Taking Turns

Taking turns is a big part of the Collaborative Schedule process. We take turns adding Want to Do items to our lists and take turns to decide the order we use to arrange our day. Unfortunately, taking turns is not something that came naturally to Little Miss and we had to practice a lot to help her learn to be independent with this skill.

We started with simple games. Little Miss’s favorite is a game we picked up in the Target Dollar Spot called “Wash My Underpants,” where players take turns with a spinner to see what color underpants they need to add to the clothes washer. If a player lands on bubbles, he or she is allowed to shout, “wash my underpants!” and claim all the clean clothes. But really, you can work on taking turns with any game that your family loves: Candyland, Trouble, Memory, and even Connect 4.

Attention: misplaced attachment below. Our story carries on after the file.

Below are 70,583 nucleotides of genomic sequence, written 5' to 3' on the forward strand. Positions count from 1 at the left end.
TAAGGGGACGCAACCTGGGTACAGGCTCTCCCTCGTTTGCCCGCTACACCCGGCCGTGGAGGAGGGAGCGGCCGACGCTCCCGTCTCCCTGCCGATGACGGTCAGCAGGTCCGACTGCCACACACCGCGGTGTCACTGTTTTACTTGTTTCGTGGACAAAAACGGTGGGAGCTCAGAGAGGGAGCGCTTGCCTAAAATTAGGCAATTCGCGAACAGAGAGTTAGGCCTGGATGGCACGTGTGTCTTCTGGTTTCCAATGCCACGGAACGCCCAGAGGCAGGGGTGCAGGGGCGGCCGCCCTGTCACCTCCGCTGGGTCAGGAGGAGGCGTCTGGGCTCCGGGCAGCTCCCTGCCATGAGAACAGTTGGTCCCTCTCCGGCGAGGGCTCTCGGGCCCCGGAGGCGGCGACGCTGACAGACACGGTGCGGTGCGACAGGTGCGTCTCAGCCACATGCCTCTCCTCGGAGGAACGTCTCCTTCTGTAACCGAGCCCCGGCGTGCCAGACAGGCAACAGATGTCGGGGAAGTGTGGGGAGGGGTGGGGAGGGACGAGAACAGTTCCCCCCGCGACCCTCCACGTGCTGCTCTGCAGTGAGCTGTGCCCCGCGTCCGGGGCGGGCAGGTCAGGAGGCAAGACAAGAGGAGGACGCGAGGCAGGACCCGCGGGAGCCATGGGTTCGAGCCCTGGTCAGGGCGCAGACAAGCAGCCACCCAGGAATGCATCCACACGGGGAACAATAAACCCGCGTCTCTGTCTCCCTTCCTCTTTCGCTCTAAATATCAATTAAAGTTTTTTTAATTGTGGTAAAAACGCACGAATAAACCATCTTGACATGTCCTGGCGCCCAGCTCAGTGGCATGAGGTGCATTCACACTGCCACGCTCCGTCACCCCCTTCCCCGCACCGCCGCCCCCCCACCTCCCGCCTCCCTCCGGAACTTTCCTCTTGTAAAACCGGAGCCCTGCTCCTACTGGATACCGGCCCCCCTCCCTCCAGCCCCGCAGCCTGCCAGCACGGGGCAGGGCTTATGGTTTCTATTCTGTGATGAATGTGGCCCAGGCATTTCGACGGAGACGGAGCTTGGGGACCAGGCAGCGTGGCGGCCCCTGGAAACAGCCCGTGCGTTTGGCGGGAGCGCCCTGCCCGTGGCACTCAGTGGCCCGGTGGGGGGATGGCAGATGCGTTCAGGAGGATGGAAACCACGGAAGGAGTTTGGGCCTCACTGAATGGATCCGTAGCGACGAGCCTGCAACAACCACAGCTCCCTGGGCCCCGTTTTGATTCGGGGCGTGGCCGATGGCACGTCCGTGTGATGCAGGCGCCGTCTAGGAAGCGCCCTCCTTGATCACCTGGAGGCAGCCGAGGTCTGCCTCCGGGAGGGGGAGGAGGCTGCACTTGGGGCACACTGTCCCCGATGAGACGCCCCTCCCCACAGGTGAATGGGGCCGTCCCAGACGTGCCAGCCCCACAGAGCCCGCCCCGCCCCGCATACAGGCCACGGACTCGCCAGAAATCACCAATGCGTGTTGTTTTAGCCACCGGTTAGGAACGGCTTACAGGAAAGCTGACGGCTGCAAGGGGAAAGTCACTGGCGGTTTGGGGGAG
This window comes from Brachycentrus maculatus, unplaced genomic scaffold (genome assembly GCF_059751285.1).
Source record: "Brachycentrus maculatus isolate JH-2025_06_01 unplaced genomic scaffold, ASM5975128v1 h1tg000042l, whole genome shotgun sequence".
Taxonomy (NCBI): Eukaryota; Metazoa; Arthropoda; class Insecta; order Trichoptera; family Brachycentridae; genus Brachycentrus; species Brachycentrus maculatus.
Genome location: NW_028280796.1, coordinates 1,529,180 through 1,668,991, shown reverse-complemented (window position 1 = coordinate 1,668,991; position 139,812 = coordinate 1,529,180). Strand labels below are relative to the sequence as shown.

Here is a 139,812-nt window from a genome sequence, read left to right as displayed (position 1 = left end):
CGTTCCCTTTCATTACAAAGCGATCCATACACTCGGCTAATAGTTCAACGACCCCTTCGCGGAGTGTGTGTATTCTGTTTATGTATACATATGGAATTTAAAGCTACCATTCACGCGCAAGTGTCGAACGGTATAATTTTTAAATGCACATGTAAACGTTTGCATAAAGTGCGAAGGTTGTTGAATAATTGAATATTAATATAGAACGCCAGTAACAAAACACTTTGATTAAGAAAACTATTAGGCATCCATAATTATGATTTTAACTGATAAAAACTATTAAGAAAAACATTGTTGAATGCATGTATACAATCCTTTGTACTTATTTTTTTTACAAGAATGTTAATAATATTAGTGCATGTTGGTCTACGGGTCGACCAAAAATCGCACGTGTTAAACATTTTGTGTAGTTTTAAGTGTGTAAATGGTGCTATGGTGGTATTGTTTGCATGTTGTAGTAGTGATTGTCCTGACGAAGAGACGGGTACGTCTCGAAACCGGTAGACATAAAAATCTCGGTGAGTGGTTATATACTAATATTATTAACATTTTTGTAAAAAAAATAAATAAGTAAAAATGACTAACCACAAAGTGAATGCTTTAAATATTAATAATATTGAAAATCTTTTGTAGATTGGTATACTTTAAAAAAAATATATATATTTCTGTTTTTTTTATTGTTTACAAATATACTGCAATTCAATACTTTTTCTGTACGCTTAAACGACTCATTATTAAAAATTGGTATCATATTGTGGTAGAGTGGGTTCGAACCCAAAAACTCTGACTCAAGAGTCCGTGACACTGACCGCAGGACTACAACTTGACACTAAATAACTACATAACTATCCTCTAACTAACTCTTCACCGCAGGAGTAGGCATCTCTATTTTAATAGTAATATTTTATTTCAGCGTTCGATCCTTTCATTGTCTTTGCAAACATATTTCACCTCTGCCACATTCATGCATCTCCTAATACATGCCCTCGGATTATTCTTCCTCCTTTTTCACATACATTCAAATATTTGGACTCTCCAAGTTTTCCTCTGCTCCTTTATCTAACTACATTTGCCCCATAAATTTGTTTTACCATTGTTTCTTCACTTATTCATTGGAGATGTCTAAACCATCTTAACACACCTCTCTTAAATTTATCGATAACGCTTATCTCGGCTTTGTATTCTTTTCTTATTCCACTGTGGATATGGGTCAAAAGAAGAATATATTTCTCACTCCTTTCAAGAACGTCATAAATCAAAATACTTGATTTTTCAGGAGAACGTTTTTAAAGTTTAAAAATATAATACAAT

In the beginning, we had to verbally prompt Little Miss to take her turn and then pass the spinner on to the next person when her turn was over. We modeled turn taking among the rest of the family as well, with each player announcing “it’s my turn” when they received the spinner and then saying “it’s your turn” to the next person as they passed it along. As time progressed, we were able to fade the verbal prompts. If Little Miss forgot to pass the spinner after her turn, we would instead wait quietly until she remembered on her own.

If your child doesn’t have the attention span or understanding yet for a formal game, don’t despair. You can also model and teach turn taking in everyday play (for example, take turns stacking blocks).

If you’re really stuck (and trust me, you’re not alone), try searching for social skills groups in your area. These groups are usually led by a speech-language pathologist (or behaviorist) and help children learn from each other in a forgiving group setting. To learn more about social skills groups, check out this great FAQ from Understood.

Next (“Must Do” and “Want to Do”)

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